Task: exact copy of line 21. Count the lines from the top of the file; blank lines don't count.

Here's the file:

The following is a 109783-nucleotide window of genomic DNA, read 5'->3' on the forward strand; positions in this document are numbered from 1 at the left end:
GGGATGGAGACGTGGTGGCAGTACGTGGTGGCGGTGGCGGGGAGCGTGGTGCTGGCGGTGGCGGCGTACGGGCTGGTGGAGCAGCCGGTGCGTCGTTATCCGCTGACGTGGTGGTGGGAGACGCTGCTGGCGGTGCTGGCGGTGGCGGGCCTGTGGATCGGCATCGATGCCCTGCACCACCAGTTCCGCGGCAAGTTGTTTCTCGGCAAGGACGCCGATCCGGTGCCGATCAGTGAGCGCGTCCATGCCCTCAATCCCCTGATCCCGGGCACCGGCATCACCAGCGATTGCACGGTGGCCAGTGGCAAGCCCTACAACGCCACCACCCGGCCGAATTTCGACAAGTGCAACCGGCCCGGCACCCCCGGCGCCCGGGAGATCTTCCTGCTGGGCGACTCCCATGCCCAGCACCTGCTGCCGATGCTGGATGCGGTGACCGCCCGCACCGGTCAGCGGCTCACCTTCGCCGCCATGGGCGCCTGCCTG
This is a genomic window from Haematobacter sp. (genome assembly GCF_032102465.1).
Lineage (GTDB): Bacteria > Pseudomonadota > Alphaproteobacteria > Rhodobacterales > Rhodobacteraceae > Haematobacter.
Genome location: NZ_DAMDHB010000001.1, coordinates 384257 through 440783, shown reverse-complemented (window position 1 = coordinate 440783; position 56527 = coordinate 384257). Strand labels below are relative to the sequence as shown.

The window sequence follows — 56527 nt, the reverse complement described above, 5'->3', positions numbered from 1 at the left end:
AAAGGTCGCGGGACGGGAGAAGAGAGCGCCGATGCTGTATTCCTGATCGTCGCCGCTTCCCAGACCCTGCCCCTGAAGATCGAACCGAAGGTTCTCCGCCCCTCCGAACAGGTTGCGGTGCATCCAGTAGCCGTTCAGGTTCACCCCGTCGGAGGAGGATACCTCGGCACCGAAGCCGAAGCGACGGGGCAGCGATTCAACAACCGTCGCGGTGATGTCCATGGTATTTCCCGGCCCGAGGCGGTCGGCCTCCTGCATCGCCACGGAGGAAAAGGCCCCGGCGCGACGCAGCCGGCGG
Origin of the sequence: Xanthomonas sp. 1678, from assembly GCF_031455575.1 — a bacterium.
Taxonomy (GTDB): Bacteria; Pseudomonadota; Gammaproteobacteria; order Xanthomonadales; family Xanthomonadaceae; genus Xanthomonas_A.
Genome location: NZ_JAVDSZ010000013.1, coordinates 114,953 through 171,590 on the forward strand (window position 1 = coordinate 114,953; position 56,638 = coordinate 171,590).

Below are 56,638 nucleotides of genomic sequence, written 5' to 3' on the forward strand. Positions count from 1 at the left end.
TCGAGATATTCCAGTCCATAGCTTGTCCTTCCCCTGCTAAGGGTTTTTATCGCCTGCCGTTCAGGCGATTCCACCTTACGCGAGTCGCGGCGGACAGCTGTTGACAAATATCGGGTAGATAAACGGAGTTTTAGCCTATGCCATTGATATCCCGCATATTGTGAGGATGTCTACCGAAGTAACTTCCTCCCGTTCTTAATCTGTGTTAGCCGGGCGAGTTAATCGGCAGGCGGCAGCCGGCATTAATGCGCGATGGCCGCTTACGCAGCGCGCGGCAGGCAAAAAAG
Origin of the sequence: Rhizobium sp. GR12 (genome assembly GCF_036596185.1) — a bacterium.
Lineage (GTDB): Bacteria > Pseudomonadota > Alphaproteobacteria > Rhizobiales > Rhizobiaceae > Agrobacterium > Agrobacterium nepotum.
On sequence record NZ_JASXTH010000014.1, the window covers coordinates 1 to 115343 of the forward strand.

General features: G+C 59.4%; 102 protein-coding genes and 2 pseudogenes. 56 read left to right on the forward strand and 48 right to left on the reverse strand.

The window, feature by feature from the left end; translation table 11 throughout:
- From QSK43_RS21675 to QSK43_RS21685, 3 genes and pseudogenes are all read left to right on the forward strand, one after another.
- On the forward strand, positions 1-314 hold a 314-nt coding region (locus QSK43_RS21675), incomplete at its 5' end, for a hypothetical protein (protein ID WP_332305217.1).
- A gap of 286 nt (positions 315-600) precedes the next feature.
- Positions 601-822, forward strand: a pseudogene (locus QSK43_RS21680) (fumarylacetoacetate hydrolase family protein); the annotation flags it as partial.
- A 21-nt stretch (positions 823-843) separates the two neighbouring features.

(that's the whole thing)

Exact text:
- Positions 601-822, forward strand: a pseudogene (locus QSK43_RS21680) (fumarylacetoacetate hydrolase family protein); the annotation flags it as partial.